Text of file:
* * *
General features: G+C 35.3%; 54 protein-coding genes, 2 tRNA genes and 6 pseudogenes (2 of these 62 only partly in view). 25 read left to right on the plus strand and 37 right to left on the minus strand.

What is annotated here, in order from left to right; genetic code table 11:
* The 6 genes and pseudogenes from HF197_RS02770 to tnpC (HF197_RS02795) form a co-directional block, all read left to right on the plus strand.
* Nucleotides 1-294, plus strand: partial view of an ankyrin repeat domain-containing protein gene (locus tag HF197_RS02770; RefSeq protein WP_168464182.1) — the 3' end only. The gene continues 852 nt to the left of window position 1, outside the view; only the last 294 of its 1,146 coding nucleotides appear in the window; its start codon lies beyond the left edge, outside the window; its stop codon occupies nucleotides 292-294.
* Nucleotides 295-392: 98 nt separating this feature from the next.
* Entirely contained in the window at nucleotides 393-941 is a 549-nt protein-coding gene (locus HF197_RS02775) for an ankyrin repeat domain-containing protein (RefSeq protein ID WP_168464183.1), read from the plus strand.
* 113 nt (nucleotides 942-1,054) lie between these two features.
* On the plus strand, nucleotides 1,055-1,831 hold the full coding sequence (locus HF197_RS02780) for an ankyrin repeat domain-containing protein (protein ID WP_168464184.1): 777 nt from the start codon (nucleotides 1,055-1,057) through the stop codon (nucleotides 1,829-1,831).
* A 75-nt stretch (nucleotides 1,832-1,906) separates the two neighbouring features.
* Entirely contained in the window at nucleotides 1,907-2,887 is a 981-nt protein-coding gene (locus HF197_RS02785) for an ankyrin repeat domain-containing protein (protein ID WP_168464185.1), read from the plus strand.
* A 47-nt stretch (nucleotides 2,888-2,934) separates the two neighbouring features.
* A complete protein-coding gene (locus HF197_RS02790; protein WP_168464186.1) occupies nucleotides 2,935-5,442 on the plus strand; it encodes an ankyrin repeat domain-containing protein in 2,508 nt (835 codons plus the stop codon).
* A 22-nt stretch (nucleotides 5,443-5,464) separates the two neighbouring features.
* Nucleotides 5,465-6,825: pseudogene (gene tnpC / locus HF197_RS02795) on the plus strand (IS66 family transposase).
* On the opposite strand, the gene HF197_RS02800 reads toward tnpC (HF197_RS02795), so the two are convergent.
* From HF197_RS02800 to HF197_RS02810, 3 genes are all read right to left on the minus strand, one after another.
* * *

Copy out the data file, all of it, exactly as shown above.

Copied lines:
General features: G+C 35.3%; 54 protein-coding genes, 2 tRNA genes and 6 pseudogenes (2 of these 62 only partly in view). 25 read left to right on the plus strand and 37 right to left on the minus strand.

What is annotated here, in order from left to right; genetic code table 11:
* The 6 genes and pseudogenes from HF197_RS02770 to tnpC (HF197_RS02795) form a co-directional block, all read left to right on the plus strand.
* Nucleotides 1-294, plus strand: partial view of an ankyrin repeat domain-containing protein gene (locus tag HF197_RS02770; RefSeq protein WP_168464182.1) — the 3' end only. The gene continues 852 nt to the left of window position 1, outside the view; only the last 294 of its 1,146 coding nucleotides appear in the window; its start codon lies beyond the left edge, outside the window; its stop codon occupies nucleotides 292-294.
* Nucleotides 295-392: 98 nt separating this feature from the next.
* Entirely contained in the window at nucleotides 393-941 is a 549-nt protein-coding gene (locus HF197_RS02775) for an ankyrin repeat domain-containing protein (RefSeq protein ID WP_168464183.1), read from the plus strand.
* 113 nt (nucleotides 942-1,054) lie between these two features.
* On the plus strand, nucleotides 1,055-1,831 hold the full coding sequence (locus HF197_RS02780) for an ankyrin repeat domain-containing protein (protein ID WP_168464184.1): 777 nt from the start codon (nucleotides 1,055-1,057) through the stop codon (nucleotides 1,829-1,831).
* A 75-nt stretch (nucleotides 1,832-1,906) separates the two neighbouring features.
* Entirely contained in the window at nucleotides 1,907-2,887 is a 981-nt protein-coding gene (locus HF197_RS02785) for an ankyrin repeat domain-containing protein (protein ID WP_168464185.1), read from the plus strand.
* A 47-nt stretch (nucleotides 2,888-2,934) separates the two neighbouring features.
* A complete protein-coding gene (locus HF197_RS02790; protein WP_168464186.1) occupies nucleotides 2,935-5,442 on the plus strand; it encodes an ankyrin repeat domain-containing protein in 2,508 nt (835 codons plus the stop codon).
* A 22-nt stretch (nucleotides 5,443-5,464) separates the two neighbouring features.
* Nucleotides 5,465-6,825: pseudogene (gene tnpC / locus HF197_RS02795) on the plus strand (IS66 family transposase).
* On the opposite strand, the gene HF197_RS02800 reads toward tnpC (HF197_RS02795), so the two are convergent.
* From HF197_RS02800 to HF197_RS02810, 3 genes are all read right to left on the minus strand, one after another.